I already want to try “mistake rib”: k2p2 however many times, then k2p1 at the edge, but I haven’t practiced purl yet. And the “Irish Hiking Scarf” which is a very pretty cable.

@Jan in CA: How long does it take to knit a sweater, once you get better?


#6

It can take me 2 weeks to 2 years to make a sweater, depending on how motivated I am with the pattern and yarn, and sometimes I get hung up on the finishing part so it sits around 98% done for a long time.


#7

All great pointers. Thanks everyone.

I’ve yet to find a pattern for a sweater for him that I like - or I guess that he’ll like.

I’m excited about this because once I get the hang of it, I’ll be able to make MYSELF some sweaters. LOL. I love sweaters & there is so much more selection for females.

I’m in such a rush to get started. I’ve added knitting supplies to my xmas list. I figure that will be the soonest I can get anything. I just got a beautiful new leather coat so I’ll be starting off with a nice scarf that will match.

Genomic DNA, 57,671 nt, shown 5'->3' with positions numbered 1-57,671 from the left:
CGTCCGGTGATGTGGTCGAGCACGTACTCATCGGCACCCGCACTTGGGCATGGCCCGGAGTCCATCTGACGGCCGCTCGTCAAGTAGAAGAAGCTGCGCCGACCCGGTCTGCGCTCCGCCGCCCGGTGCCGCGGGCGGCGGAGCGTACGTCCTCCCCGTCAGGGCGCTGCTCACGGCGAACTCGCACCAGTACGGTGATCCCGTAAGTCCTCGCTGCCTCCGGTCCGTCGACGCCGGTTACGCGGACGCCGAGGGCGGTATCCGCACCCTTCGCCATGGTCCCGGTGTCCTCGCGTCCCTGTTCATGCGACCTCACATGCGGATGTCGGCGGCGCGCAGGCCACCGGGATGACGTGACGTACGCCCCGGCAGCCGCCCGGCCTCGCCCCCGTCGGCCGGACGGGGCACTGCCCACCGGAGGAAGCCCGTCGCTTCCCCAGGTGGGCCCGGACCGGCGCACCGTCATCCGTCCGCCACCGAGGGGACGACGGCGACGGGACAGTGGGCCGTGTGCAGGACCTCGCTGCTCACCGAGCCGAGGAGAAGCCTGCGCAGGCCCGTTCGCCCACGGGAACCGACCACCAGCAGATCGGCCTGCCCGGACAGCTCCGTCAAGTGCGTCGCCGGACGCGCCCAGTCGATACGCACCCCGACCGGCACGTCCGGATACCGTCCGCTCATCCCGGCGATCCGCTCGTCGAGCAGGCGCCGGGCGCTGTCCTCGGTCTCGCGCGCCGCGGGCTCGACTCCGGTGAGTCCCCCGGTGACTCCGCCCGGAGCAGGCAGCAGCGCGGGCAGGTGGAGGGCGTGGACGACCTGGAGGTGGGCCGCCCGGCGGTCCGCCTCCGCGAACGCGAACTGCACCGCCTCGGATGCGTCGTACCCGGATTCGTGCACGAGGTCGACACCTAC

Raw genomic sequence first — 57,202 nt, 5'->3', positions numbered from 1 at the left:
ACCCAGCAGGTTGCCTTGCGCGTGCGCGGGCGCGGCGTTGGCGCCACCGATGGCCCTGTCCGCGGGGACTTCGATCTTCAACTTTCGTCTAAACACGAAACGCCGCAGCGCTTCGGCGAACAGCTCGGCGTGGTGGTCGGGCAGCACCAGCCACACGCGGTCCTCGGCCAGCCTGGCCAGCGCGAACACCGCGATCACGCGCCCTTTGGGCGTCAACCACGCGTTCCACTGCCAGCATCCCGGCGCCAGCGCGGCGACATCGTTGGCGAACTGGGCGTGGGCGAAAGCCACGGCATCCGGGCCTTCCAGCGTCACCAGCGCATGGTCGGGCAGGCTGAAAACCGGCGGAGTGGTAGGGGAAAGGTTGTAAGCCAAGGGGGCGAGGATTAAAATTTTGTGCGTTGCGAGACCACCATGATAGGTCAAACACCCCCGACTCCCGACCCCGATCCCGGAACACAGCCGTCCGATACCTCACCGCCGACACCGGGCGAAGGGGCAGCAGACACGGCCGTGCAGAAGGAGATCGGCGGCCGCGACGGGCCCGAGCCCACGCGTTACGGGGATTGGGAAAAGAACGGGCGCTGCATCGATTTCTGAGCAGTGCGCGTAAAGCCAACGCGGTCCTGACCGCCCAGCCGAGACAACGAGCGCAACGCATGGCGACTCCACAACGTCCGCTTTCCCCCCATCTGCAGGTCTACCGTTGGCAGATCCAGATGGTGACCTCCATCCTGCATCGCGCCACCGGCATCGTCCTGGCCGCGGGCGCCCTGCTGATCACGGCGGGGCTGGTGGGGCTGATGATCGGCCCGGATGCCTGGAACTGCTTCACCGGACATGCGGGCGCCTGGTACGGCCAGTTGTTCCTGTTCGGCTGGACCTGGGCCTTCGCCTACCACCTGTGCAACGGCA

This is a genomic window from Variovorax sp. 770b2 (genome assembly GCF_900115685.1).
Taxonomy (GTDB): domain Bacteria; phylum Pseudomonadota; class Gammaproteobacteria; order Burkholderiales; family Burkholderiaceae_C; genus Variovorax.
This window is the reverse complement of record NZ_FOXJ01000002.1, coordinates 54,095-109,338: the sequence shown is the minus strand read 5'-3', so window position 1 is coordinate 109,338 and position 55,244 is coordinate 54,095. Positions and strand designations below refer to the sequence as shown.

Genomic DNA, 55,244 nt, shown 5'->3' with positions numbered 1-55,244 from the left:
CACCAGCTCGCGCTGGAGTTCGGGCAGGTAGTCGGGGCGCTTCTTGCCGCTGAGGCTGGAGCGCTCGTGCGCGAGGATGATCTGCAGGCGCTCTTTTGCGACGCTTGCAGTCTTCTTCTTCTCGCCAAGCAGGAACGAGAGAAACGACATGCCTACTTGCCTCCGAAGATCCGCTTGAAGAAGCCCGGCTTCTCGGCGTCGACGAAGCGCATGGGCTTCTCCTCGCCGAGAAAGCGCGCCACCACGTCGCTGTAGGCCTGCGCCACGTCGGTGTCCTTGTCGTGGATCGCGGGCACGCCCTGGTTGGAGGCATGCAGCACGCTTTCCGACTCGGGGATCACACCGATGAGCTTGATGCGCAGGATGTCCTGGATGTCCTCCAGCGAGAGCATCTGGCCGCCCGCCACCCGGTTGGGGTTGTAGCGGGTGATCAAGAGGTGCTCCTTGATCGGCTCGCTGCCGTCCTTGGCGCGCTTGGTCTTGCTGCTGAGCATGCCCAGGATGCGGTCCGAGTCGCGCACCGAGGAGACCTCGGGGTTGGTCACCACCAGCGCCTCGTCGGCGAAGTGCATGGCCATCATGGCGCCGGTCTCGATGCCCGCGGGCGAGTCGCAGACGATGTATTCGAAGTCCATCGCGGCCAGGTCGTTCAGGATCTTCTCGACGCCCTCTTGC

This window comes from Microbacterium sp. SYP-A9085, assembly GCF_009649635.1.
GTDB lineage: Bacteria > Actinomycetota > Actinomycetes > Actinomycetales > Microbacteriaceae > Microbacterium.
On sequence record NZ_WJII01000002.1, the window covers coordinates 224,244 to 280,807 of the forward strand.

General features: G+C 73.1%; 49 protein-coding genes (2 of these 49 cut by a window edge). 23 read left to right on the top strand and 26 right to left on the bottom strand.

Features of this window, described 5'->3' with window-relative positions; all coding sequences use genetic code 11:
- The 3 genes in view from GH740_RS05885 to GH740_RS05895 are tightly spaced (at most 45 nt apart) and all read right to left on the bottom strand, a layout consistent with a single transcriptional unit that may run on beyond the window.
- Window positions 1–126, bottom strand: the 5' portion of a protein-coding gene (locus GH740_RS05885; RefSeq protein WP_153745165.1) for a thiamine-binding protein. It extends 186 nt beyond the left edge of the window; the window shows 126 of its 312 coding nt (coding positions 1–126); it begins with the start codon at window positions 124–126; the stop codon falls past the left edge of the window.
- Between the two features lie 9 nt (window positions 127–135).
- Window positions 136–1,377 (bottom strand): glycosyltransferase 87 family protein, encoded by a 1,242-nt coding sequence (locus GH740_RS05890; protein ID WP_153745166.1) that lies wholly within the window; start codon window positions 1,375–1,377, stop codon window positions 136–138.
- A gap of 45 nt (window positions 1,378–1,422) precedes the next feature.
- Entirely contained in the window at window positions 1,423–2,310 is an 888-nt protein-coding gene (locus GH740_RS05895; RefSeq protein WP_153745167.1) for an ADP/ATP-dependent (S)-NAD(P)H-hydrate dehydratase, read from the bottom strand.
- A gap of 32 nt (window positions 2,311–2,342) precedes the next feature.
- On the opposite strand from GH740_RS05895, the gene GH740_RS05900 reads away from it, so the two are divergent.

How difficult is it to work with Chenille?


#8

Chenille can be a little tough because it’s not as easy to see the stitches. In a way that’s good because you can’t see the mistakes all that easily either. :shifty: If you keep it loose, though, (large needles) it should be fine.

I should warn you that there is a fabled Boyfriend Sweater Curse.

Just so you know…


#9

LOL. I have heard about this curse. Maybe thats why he wants one. LOL. We’ve been together for 5 years and live together, so I consider us common law (don’t tell him that). Does that count?


#10

Yeah, you’re all but married with a piece of paper and everything.


#11